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T-top brace bar.

Old 03-01-2019, 11:52 AM
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T-top brace bar.

To start, I've got an 89 bird with T-tops. Chassis stiffening is on the books right now.

The one thing I am not doing is converting it to hard-top. I think T-tops are the $hit and I almost never drive with them installed.
I've done some searching, and I can't seem to find out if there is any potential improvement for the T-top roof. Will I see any improvement if I build additional bracing in the structure of the roof? Would a set of bars running across the gap at the edge of the roof-line add any useful rigidity?


My idea is to add some bracing up the Pillars with 1/2" square tubing and additional spot welds on the seams, build additional bracing from there along the width of the roof and then as far out as possible under the middle bar. This is the blue lines. The yellow lines would be a removable set of brace bars as close to the edge as possible without getting in the way of the T-tops. My goal is roof stiffness, or at the very least a cool set of grab handles. Has anyone done something similar?
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Old 03-01-2019, 12:17 PM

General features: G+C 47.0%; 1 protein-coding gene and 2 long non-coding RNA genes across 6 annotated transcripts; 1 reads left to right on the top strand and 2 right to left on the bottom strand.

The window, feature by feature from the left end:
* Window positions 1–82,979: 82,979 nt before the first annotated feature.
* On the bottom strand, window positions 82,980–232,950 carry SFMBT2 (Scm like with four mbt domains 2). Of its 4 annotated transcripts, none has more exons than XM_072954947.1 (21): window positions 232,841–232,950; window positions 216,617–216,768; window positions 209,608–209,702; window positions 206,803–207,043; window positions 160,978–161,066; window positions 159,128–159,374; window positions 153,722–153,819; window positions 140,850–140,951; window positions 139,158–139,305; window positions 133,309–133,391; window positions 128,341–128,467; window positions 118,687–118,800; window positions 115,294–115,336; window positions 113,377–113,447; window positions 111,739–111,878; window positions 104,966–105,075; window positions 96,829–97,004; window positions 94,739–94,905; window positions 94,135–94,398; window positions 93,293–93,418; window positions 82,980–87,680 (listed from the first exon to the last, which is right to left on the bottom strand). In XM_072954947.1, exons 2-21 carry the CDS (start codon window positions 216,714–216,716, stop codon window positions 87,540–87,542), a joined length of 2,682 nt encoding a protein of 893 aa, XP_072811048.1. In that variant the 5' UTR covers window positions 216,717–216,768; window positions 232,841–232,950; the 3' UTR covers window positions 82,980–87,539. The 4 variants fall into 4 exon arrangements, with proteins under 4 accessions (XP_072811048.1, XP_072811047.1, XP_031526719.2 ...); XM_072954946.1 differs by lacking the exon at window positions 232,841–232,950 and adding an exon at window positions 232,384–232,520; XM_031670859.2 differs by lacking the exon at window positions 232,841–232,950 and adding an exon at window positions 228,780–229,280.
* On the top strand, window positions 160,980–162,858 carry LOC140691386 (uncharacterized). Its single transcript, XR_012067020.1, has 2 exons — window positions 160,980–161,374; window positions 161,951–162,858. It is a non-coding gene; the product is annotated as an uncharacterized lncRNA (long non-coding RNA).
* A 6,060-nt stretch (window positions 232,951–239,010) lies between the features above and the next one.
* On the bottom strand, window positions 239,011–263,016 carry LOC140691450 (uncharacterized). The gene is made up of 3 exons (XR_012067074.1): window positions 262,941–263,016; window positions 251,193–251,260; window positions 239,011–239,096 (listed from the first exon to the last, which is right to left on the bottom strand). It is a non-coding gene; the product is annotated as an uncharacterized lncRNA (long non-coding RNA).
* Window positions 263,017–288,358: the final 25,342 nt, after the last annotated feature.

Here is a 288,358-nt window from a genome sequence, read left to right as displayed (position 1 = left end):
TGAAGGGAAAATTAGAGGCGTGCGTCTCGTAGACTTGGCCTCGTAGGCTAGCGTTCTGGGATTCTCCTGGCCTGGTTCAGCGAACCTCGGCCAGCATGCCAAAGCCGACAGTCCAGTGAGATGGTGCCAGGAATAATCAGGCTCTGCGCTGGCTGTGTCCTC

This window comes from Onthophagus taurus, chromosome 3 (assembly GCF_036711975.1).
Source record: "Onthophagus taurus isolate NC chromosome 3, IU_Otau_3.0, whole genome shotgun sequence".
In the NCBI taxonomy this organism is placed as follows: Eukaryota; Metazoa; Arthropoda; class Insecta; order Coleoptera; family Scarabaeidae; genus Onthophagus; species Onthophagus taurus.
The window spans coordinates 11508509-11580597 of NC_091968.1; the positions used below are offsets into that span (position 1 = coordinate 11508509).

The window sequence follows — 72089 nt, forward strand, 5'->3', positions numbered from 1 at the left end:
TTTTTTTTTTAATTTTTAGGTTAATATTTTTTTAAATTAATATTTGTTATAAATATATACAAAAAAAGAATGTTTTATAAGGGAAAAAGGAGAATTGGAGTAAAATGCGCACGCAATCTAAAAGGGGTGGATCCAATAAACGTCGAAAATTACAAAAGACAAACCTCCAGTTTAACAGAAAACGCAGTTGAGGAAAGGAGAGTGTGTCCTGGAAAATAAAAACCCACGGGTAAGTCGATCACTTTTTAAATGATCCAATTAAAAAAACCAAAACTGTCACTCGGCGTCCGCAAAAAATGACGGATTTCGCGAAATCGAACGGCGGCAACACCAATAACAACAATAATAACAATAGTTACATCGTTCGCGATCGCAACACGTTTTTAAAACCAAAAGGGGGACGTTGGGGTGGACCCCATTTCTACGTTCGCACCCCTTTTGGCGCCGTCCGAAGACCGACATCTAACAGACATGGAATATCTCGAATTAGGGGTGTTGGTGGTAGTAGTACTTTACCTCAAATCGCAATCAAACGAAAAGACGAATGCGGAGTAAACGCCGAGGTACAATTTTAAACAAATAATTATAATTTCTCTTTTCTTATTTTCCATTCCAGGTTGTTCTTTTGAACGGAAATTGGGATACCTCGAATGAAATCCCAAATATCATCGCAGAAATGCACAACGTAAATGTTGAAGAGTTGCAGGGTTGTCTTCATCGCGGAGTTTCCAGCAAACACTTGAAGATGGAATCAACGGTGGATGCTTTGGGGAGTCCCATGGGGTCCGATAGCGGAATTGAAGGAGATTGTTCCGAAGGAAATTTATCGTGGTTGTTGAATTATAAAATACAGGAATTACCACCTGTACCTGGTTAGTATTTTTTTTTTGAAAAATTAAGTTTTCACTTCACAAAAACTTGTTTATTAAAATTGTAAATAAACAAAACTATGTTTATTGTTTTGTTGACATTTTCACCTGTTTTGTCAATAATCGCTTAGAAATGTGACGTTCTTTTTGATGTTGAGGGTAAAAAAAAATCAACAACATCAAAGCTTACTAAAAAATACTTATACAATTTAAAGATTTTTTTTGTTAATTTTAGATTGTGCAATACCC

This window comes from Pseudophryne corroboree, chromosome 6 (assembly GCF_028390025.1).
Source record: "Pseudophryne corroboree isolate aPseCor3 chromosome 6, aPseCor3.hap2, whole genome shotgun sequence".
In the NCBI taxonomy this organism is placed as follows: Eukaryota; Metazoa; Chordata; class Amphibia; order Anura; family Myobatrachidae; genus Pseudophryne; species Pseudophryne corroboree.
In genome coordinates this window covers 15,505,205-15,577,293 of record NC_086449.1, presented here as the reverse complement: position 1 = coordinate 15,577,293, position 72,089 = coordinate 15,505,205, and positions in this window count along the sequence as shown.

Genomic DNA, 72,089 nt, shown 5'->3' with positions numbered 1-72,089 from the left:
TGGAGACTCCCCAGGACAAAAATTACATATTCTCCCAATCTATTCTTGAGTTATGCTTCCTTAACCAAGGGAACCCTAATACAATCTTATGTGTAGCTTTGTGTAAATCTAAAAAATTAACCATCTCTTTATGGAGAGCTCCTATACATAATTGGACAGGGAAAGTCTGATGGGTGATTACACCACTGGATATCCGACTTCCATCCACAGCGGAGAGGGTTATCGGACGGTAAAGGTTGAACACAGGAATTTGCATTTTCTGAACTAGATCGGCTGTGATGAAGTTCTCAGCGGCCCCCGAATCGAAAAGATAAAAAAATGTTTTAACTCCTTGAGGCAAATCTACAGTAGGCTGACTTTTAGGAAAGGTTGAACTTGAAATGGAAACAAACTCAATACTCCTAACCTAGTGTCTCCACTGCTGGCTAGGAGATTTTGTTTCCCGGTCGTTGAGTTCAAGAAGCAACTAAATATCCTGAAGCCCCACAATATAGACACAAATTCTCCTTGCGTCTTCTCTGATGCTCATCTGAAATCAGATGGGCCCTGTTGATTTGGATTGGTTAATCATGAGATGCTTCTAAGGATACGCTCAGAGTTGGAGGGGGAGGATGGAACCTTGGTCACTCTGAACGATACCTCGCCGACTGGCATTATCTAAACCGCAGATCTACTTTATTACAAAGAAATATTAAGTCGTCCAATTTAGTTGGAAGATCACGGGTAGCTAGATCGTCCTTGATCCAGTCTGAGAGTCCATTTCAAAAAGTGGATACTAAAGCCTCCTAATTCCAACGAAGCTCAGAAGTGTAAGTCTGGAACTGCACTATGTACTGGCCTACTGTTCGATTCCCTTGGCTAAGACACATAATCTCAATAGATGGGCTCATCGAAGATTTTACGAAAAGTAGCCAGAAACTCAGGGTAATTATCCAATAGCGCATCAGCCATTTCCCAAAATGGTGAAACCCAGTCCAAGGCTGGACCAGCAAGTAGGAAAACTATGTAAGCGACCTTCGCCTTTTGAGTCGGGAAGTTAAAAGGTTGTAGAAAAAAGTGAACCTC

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Re: T-top brace bar.

Cheapest and easiest is to start with Sub Frame Connectors. That, in itself will add rigidity.
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Old 03-01-2019, 01:57 PM
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Re: T-top brace bar.

I already have a set of Heidts inner, and an outer set I made. I'm just wondering if this will give more support on an extra plane, since the sfc's are all down under the floor and a stiffer roof would make more of an A-frame structure of the car.
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Old 03-01-2019, 03:04 PM
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Re: T-top brace bar.

IMO this will not get you what you are looking for. Unless you can triangulate your additions, you will just be adding weight, up at the top of the car where you don't want it. When you apply force to the parts of the car that are in contact with the road, the majority of the flexing happens along the longitudinal axis of the car, your brace will just be flexing with the rest of the car. If you have a good (one that triangulates) strut tower brace, you will be way further ahead. If you feel you must add support to the rear of the car, consider a main hoop with supports to the rear upper shock mounts, and has a good cross brace.


ps: 1/2 square tube is not the best choice either, IMO....
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Old 03-01-2019, 10:12 PM
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Re: T-top brace bar.

So the one direction this would add support is the least necessary. That is very helpful.
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Old 03-06-2019, 05:09 AM
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Re: T-top brace bar.

Originally Posted by Firebirdwade View Post
To start, I've got an 89 bird with T-tops. Chassis stiffening is on the books right now.

The one thing I am not doing is converting it to hard-top. I think T-tops are the $hit and I almost never drive with them installed.